VVMPYRE are threatening us soon with a good time in the form of an album. With the connections he seems to have in the industry, I can see it being a blood suckers favourite dance track.
Berlin based, Paradox Obscur, are soon to drop a new album, MORPHOGENESIS, on May, 6th but the first single has been lifted, called “Animal Reactor“, out on Metropolis Records. A video directed by Sheng-Yang Su in what looks to be in one take, has been unleashed, which to my mind is very much in Paradox Obscur’s style.
From the very beginning this grabs your attention and you feel it in the pit of your chest. There is a brilliant array of electronic sounds that assault your senses and make you want to move your body. Fingers of synths drag across your senses in a scintillating fashion.
The duo from Paradox Obscur, Toxic Razor and Kriistal Ann, pride themselves on playing everything in real-time, which means no sequencers and the like. A cross of synth pop and dark electronic music which culminates in an absolutely delightfully danceable track . Bring on the album!
David Lawrie is The Royal Ritual, an Englishman living in the U.S., taught music from a young age, now involved in the goth/industrial scenes as a composer and producer. He kindly spoke to us about his project, the new album, film making and what inspires him.
Welcome David Lawrie to the darkside of the rabbit hole that is Onyx. The Royal Ritual is a new project for you. What inspired you to go on this solo journey? The last time I had performed in an industrial outfit was with my friend Chris Coreline in 2008-2009 – when we played a string of shows, starting with the inFest Festival of 2008. It was so much fun. Since that point I have been mainly writing for documentaries, doing audio post production for film, and producing EPs/albums for various independent artists under my birth name.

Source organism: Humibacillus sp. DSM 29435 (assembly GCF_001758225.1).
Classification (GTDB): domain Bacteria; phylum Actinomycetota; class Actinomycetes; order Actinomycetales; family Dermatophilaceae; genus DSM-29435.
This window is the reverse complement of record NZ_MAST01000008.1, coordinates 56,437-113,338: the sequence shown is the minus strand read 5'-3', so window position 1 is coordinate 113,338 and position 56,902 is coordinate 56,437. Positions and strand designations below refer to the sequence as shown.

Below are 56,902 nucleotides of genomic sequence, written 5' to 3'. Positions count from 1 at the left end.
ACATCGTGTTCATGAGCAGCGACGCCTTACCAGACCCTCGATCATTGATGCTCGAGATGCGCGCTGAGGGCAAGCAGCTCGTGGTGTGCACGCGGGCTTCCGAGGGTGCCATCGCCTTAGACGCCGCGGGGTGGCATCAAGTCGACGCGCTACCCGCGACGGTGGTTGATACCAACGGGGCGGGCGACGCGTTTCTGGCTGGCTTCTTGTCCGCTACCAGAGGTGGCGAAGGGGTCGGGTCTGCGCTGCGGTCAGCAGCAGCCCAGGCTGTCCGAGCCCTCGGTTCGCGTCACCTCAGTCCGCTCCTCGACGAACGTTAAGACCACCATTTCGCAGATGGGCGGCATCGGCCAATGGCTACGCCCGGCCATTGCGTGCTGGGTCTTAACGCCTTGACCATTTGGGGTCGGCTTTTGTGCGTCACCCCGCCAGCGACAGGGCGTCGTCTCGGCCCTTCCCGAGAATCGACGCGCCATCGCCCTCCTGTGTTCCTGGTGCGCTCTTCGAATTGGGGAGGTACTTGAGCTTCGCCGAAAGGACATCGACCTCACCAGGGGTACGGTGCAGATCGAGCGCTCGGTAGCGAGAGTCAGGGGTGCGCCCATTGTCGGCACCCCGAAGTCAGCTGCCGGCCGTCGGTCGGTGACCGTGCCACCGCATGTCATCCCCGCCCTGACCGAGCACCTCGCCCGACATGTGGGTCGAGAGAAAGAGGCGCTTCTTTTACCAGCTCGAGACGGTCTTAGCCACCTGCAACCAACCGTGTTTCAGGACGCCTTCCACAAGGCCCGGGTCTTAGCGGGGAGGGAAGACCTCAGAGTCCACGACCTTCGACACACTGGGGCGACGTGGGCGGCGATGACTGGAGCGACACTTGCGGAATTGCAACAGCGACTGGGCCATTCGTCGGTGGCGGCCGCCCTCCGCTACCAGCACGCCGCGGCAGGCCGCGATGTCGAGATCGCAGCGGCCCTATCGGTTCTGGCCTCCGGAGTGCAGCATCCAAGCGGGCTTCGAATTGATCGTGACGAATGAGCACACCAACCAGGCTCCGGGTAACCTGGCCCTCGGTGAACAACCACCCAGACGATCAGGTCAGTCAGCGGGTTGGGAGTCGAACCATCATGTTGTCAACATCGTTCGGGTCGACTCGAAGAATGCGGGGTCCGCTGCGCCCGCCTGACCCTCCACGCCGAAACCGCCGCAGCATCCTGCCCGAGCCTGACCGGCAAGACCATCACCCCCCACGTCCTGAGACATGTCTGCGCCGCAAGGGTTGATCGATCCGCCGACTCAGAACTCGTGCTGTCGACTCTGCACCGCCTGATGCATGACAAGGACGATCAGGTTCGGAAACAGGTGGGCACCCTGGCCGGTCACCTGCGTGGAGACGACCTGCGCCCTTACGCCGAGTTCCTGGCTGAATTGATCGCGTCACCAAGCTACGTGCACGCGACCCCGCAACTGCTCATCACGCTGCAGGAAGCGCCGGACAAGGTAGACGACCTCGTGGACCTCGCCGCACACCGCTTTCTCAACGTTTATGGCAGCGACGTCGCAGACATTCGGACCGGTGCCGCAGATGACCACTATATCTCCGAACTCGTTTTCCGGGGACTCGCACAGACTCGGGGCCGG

Fast forward to Coldwaves 2018, where I was in the audience with Dustin Schultz who, the night before, had performed with ohGr. It made me remember how much I wanted to get back into the fold. I mentioned this to Dustin, and we started working together in 2019. With the pandemic looming, it became more of a solo project in early 2020. Ultimately Dustin contributed significantly to two songs on the debut album, but without the initial collaboration with him, I don’t think I would have pushed forwards with the project.
As the lockdown clamped down harder on us all, I continued to work on the album. The name “The Royal Ritual” came to me on a cross country road-trip, in December 2020.
I would like to talk about the two singles you have so far released. “Pews In a Pandemic” is an observation of how commercial religion can be both controlling and coersive of their flocks, then married with the music that is harsher in sound. Can you say what roused you to write this and influenced the choice in sound? Firstly I don’t want to be insulting with anything I write. Whilst it is probably very obvious that I am fundamentally anti religion, I do not hold hostility towards the majority of religious people. It is no secret that I am atheist (and as close to “a-deist” as can be), but I also understand that a belief in a higher power brings comfort to a great many people, and I wouldn’t want to take the comfort of belief away from so many.
Where this breaks down, at least for me, is in the boldness of a select “holy” few who not only claim that they have a direct communication with a deity, but they can disseminate a deistic message to a congregation – a move that, to me, is a parallel with divine dictatorship.